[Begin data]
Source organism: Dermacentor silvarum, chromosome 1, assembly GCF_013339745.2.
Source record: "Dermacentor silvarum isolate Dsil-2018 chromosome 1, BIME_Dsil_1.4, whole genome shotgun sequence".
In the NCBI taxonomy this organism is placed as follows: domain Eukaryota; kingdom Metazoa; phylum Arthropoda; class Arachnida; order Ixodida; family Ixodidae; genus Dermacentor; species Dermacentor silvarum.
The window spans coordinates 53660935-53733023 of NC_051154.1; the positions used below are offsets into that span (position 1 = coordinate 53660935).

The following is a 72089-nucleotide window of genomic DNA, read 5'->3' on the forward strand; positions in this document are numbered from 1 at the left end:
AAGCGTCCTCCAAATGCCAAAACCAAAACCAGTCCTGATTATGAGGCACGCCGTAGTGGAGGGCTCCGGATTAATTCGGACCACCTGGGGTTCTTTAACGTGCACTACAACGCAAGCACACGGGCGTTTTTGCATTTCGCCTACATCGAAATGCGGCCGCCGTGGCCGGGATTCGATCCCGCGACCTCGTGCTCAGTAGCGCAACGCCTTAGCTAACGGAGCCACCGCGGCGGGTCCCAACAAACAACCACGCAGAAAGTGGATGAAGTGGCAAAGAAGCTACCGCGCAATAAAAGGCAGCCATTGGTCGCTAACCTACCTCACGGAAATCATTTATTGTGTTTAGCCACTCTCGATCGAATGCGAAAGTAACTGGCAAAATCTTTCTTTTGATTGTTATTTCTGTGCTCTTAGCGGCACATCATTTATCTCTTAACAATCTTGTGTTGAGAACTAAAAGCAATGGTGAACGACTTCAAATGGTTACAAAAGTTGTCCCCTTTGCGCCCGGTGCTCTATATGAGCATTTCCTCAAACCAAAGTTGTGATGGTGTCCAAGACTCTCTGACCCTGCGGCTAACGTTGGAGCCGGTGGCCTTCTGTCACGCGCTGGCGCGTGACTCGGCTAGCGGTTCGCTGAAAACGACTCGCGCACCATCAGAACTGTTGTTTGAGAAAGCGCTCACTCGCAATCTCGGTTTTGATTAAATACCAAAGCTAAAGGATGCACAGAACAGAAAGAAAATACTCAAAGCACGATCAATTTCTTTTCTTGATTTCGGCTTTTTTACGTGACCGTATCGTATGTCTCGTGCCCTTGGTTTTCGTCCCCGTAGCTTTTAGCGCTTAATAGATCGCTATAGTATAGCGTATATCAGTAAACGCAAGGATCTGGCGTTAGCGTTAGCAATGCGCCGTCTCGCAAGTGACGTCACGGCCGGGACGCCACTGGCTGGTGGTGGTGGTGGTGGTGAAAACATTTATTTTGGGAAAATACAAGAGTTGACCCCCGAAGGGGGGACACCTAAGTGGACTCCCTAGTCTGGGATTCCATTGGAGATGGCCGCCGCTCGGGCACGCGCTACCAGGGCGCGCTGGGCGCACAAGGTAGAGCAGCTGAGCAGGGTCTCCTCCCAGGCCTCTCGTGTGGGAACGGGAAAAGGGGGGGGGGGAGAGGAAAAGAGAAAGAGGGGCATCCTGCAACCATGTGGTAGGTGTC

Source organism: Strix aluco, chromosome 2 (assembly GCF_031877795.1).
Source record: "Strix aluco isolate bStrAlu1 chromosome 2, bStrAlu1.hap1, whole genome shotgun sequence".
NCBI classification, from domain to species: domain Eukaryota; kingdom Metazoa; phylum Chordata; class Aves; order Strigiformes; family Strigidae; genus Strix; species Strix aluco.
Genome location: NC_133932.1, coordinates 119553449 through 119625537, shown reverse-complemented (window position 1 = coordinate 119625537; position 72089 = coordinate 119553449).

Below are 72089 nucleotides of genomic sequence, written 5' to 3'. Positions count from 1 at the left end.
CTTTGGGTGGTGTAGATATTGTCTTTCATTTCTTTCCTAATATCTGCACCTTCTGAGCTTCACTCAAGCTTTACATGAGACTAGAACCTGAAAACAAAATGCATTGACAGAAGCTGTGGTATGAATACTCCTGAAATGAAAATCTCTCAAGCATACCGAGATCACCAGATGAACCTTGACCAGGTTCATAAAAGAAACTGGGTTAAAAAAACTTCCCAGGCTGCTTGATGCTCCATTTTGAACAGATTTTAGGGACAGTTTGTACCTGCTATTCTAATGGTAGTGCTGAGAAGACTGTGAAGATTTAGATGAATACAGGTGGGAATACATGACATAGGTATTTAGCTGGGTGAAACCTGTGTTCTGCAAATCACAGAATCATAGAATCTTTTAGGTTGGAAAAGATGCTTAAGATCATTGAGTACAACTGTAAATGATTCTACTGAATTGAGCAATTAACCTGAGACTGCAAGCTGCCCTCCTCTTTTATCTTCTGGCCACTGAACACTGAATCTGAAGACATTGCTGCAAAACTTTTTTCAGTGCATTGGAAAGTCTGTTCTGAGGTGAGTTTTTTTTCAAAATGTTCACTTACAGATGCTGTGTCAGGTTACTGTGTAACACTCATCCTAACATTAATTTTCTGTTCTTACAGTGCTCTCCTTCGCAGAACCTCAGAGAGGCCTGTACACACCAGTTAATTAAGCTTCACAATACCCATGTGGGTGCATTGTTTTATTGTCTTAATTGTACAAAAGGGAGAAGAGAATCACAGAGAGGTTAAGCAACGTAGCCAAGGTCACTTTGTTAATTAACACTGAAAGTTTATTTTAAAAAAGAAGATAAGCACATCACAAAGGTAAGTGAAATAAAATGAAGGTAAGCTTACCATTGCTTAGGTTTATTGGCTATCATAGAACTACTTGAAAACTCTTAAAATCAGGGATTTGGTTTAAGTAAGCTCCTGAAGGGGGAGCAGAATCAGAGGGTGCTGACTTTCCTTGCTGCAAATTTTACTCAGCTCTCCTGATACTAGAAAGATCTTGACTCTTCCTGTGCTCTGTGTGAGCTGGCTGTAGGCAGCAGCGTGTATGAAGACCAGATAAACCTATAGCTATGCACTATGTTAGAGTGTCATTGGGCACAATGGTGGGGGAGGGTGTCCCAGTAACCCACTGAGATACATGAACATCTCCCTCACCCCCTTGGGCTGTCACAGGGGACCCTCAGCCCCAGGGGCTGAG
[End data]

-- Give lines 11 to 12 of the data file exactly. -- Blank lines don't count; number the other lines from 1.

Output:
Below are 72089 nucleotides of genomic sequence, written 5' to 3'. Positions count from 1 at the left end.
CTTTGGGTGGTGTAGATATTGTCTTTCATTTCTTTCCTAATATCTGCACCTTCTGAGCTTCACTCAAGCTTTACATGAGACTAGAACCTGAAAACAAAATGCATTGACAGAAGCTGTGGTATGAATACTCCTGAAATGAAAATCTCTCAAGCATACCGAGATCACCAGATGAACCTTGACCAGGTTCATAAAAGAAACTGGGTTAAAAAAACTTCCCAGGCTGCTTGATGCTCCATTTTGAACAGATTTTAGGGACAGTTTGTACCTGCTATTCTAATGGTAGTGCTGAGAAGACTGTGAAGATTTAGATGAATACAGGTGGGAATACATGACATAGGTATTTAGCTGGGTGAAACCTGTGTTCTGCAAATCACAGAATCATAGAATCTTTTAGGTTGGAAAAGATGCTTAAGATCATTGAGTACAACTGTAAATGATTCTACTGAATTGAGCAATTAACCTGAGACTGCAAGCTGCCCTCCTCTTTTATCTTCTGGCCACTGAACACTGAATCTGAAGACATTGCTGCAAAACTTTTTTCAGTGCATTGGAAAGTCTGTTCTGAGGTGAGTTTTTTTTCAAAATGTTCACTTACAGATGCTGTGTCAGGTTACTGTGTAACACTCATCCTAACATTAATTTTCTGTTCTTACAGTGCTCTCCTTCGCAGAACCTCAGAGAGGCCTGTACACACCAGTTAATTAAGCTTCACAATACCCATGTGGGTGCATTGTTTTATTGTCTTAATTGTACAAAAGGGAGAAGAGAATCACAGAGAGGTTAAGCAACGTAGCCAAGGTCACTTTGTTAATTAACACTGAAAGTTTATTTTAAAAAAGAAGATAAGCACATCACAAAGGTAAGTGAAATAAAATGAAGGTAAGCTTACCATTGCTTAGGTTTATTGGCTATCATAGAACTACTTGAAAACTCTTAAAATCAGGGATTTGGTTTAAGTAAGCTCCTGAAGGGGGAGCAGAATCAGAGGGTGCTGACTTTCCTTGCTGCAAATTTTACTCAGCTCTCCTGATACTAGAAAGATCTTGACTCTTCCTGTGCTCTGTGTGAGCTGGCTGTAGGCAGCAGCGTGTATGAAGACCAGATAAACCTATAGCTATGCACTATGTTAGAGTGTCATTGGGCACAATGGTGGGGGAGGGTGTCCCAGTAACCCACTGAGATACATGAACATCTCCCTCACCCCCTTGGGCTGTCACAGGGGACCCTCAGCCCCAGGGGCTGAG